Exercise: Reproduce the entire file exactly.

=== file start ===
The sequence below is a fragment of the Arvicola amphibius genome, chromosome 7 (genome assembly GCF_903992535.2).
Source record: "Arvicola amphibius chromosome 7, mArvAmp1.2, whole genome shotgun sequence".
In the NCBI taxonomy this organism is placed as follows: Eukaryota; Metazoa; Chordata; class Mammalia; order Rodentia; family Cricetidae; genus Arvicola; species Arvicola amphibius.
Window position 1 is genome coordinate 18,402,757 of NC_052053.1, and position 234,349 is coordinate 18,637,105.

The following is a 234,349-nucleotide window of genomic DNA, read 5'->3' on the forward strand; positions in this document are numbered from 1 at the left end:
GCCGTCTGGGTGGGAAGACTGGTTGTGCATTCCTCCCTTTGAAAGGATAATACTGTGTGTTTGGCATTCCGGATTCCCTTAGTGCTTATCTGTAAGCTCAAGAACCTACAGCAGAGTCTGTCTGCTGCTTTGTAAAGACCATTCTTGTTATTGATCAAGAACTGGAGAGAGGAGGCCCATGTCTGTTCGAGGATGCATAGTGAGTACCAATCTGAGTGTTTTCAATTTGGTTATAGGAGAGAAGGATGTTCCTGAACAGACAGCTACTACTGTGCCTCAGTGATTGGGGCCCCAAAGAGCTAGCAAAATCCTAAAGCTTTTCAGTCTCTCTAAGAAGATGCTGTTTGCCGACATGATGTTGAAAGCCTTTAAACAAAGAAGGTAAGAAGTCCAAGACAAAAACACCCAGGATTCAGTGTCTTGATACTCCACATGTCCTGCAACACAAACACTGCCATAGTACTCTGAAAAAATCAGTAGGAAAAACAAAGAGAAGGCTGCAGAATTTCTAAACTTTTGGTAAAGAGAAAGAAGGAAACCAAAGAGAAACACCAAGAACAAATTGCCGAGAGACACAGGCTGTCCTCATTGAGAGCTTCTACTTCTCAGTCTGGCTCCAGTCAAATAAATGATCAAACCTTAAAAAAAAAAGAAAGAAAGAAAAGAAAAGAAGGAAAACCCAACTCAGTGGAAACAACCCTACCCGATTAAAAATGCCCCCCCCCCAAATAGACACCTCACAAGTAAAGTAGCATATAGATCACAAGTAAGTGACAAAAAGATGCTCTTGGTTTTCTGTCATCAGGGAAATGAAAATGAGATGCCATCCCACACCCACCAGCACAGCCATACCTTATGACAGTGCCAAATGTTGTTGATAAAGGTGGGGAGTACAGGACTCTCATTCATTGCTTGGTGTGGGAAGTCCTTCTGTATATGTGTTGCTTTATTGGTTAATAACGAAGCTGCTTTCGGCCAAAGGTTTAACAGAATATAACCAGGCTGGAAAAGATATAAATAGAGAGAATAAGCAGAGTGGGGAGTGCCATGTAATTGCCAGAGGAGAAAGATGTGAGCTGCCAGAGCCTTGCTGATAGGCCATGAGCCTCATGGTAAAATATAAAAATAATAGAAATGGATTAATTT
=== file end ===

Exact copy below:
The sequence below is a fragment of the Arvicola amphibius genome, chromosome 7 (genome assembly GCF_903992535.2).
Source record: "Arvicola amphibius chromosome 7, mArvAmp1.2, whole genome shotgun sequence".
In the NCBI taxonomy this organism is placed as follows: Eukaryota; Metazoa; Chordata; class Mammalia; order Rodentia; family Cricetidae; genus Arvicola; species Arvicola amphibius.
Window position 1 is genome coordinate 18,402,757 of NC_052053.1, and position 234,349 is coordinate 18,637,105.

The following is a 234,349-nucleotide window of genomic DNA, read 5'->3' on the forward strand; positions in this document are numbered from 1 at the left end:
GCCGTCTGGGTGGGAAGACTGGTTGTGCATTCCTCCCTTTGAAAGGATAATACTGTGTGTTTGGCATTCCGGATTCCCTTAGTGCTTATCTGTAAGCTCAAGAACCTACAGCAGAGTCTGTCTGCTGCTTTGTAAAGACCATTCTTGTTATTGATCAAGAACTGGAGAGAGGAGGCCCATGTCTGTTCGAGGATGCATAGTGAGTACCAATCTGAGTGTTTTCAATTTGGTTATAGGAGAGAAGGATGTTCCTGAACAGACAGCTACTACTGTGCCTCAGTGATTGGGGCCCCAAAGAGCTAGCAAAATCCTAAAGCTTTTCAGTCTCTCTAAGAAGATGCTGTTTGCCGACATGATGTTGAAAGCCTTTAAACAAAGAAGGTAAGAAGTCCAAGACAAAAACACCCAGGATTCAGTGTCTTGATACTCCACATGTCCTGCAACACAAACACTGCCATAGTACTCTGAAAAAATCAGTAGGAAAAACAAAGAGAAGGCTGCAGAATTTCTAAACTTTTGGTAAAGAGAAAGAAGGAAACCAAAGAGAAACACCAAGAACAAATTGCCGAGAGACACAGGCTGTCCTCATTGAGAGCTTCTACTTCTCAGTCTGGCTCCAGTCAAATAAATGATCAAACCTTAAAAAAAAAAGAAAGAAAGAAAAGAAAAGAAGGAAAACCCAACTCAGTGGAAACAACCCTACCCGATTAAAAATGCCCCCCCCCCAAATAGACACCTCACAAGTAAAGTAGCATATAGATCACAAGTAAGTGACAAAAAGATGCTCTTGGTTTTCTGTCATCAGGGAAATGAAAATGAGATGCCATCCCACACCCACCAGCACAGCCATACCTTATGACAGTGCCAAATGTTGTTGATAAAGGTGGGGAGTACAGGACTCTCATTCATTGCTTGGTGTGGGAAGTCCTTCTGTATATGTGTTGCTTTATTGGTTAATAACGAAGCTGCTTTCGGCCAAAGGTTTAACAGAATATAACCAGGCTGGAAAAGATATAAATAGAGAGAATAAGCAGAGTGGGGAGTGCCATGTAATTGCCAGAGGAGAAAGATGTGAGCTGCCAGAGCCTTGCTGATAGGCCATGAGCCTCATGGTAAAATATAAAAATAATAGAAATGGATTAATTT